The study of the origin of words and the historical development of their meanings.

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12
votes
1answer
596 views

Why “社会の窓” (shakai no mado)?

A few years ago I was told by a Japanese friend "社会の窓" (shakai no mado). It was explained after some giggling that this is what is said to a man who has inadvertently left his fly open, and that it ...
9
votes
4answers
301 views

Etymology of 右に出る

What is the etymology of 右に出る, as in 「右に出る者はいない」? What on earth makes the right superior to the left? Relatedly, is 左に出る ever used to mean "inferior to"?
13
votes
1answer
244 views

What are the origins of the 「こそあど」 demonstratives?

I've noticed the following sets of words that seem to have a very obvious pattern, and, of course, their meanings are very closely related: これ、 それ、 あれ、 どれ この、 その、 あの、 どの ここ、 そこ、 あそこ、 どこ What are ...
11
votes
5answers
1k views

Is there an objective source of the origins of kanji?

Is there an authoritative source that explains where the different kanji come from and what the radicals mean? I think it's hard to tell from most of the textbooks/other sources whether a shown ...
5
votes
3answers
402 views

What is the meaning and etymology of 蝶よ花よ?

In a book I was reading, a tomboyish character complained about the expectations her parents had of her as their only daughter. She said: 「蝶よ花よと育てたかったらしいんだけど」 EDICT defines 蝶よ花よ as "bringing up ...
7
votes
2answers
497 views

Significance of the kanji 茶 in the set phrase 滅茶滅茶{めちゃめちゃ} / 目茶目茶{めちゃめちゃ}

While having fun looking up random words in my dictionary software, I found out that the phrase "めちゃめちゃ", which is often used in colloquial sentences like "めちゃめちゃかわいい" has two kanji variants: 滅茶滅茶 ...
3
votes
2answers
237 views

What was the origin for the term 水色 to be associated with youth, adolescence and puberty?

I am particularly interested in the phrase 「水色時代」. Did it come from the old manga that used the phrase as its title, or has the phrase been carrying that particular cultural connotation long before ...
10
votes
2answers
438 views

What is the etymology of [山葵]{わさび}?

I know that "わさび" 'wasabi' can also be written using kanji as "山葵" and that these two characters mean respectively "mountain" and "hollyhock", but hollyhock doesn't seem at first glance to be related. ...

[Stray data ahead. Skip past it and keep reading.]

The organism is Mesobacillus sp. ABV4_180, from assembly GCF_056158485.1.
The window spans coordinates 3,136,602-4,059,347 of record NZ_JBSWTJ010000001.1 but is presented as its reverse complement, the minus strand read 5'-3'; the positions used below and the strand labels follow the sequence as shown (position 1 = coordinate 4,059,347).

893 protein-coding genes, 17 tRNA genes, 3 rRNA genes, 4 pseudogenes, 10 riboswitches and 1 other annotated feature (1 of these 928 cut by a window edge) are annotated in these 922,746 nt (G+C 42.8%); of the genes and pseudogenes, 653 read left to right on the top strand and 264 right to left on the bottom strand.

12
votes
5answers
320 views

What is the origin and usage of the word いい?

According to Denshi Jisho, いい and よい share the same Kanji, and the both roughly mean "good". Why are there two different pronunciations for the same meaning, and what are some ways to be able to ...
10
votes
2answers
2k views

About 「同じ」 {onaji} and 「同じく」 {onajiku}

As far as I know, 「同じ」 {onaji} is not a 形容詞 {keiyoushi} (-i adjective) so how does it become 「同じく」 {onajiku}? Or does {onajiku} not come from {onaji}? Also, are there any other non i-adjectives that ...
18
votes
4answers
523 views

What are the origins of ヶ?

The ヶ in e.g. 一ヶ月 is a bit of an odd character - it looks a lot like a small version of the katakana ケ, but is it derived from that katakana originally? Or is it a normal kanji? Or is it something ...
14
votes
5answers
1k views

Are there any old loanwords from Korean, especially any not written in katakana?

Given the close proximity and long history of interaction of various kinds within East Asia, the great influence of Chinese in both Japanese and Korean, and the similar structures of Japanese and ...
13
votes
2answers
352 views

What is the meaning and root of 意味くじピーマン?

Recently a friend of mine threw the term 意味くじピーマン (imi kuji pi-man) into a story she was telling, and it totally threw me off. At first I thought, because I wasn't sure how to parse the くじ part, it ...
10
votes
2answers
306 views

About ご[馳走]{ちそう}: two “runs” would give you “a feast”?

ご[馳走様]{ちそうさま}でした is the greeting that people say after being treat a meal while ご馳走 by itself means “a feast”. I looked up this word in the dictionary to learn more about the kanji characters. It ...